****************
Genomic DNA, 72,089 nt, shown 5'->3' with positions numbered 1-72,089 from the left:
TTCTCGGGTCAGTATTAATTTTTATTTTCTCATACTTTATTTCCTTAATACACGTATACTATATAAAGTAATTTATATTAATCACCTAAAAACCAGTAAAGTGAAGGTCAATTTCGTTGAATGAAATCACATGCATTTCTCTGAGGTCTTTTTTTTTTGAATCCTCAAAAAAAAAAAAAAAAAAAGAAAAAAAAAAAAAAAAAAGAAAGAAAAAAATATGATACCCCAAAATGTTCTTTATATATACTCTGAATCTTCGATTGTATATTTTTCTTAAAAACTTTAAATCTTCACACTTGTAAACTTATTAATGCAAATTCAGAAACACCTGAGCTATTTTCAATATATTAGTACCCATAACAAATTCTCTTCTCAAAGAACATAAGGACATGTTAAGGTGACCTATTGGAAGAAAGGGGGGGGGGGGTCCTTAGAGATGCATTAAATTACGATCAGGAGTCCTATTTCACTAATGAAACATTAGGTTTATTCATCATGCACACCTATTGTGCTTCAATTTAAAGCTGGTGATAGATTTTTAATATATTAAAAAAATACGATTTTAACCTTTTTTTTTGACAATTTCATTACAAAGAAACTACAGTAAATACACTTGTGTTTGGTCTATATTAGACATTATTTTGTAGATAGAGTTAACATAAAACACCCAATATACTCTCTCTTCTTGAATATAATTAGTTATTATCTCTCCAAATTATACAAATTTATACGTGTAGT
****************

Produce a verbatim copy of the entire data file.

Genomic DNA, 72,089 nt, shown 5'->3' with positions numbered 1-72,089 from the left:
TTCTCGGGTCAGTATTAATTTTTATTTTCTCATACTTTATTTCCTTAATACACGTATACTATATAAAGTAATTTATATTAATCACCTAAAAACCAGTAAAGTGAAGGTCAATTTCGTTGAATGAAATCACATGCATTTCTCTGAGGTCTTTTTTTTTTGAATCCTCAAAAAAAAAAAAAAAAAAAGAAAAAAAAAAAAAAAAAAGAAAGAAAAAAATATGATACCCCAAAATGTTCTTTATATATACTCTGAATCTTCGATTGTATATTTTTCTTAAAAACTTTAAATCTTCACACTTGTAAACTTATTAATGCAAATTCAGAAACACCTGAGCTATTTTCAATATATTAGTACCCATAACAAATTCTCTTCTCAAAGAACATAAGGACATGTTAAGGTGACCTATTGGAAGAAAGGGGGGGGGGGGTCCTTAGAGATGCATTAAATTACGATCAGGAGTCCTATTTCACTAATGAAACATTAGGTTTATTCATCATGCACACCTATTGTGCTTCAATTTAAAGCTGGTGATAGATTTTTAATATATTAAAAAAATACGATTTTAACCTTTTTTTTTGACAATTTCATTACAAAGAAACTACAGTAAATACACTTGTGTTTGGTCTATATTAGACATTATTTTGTAGATAGAGTTAACATAAAACACCCAATATACTCTCTCTTCTTGAATATAATTAGTTATTATCTCTCCAAATTATACAAATTTATACGTGTAGT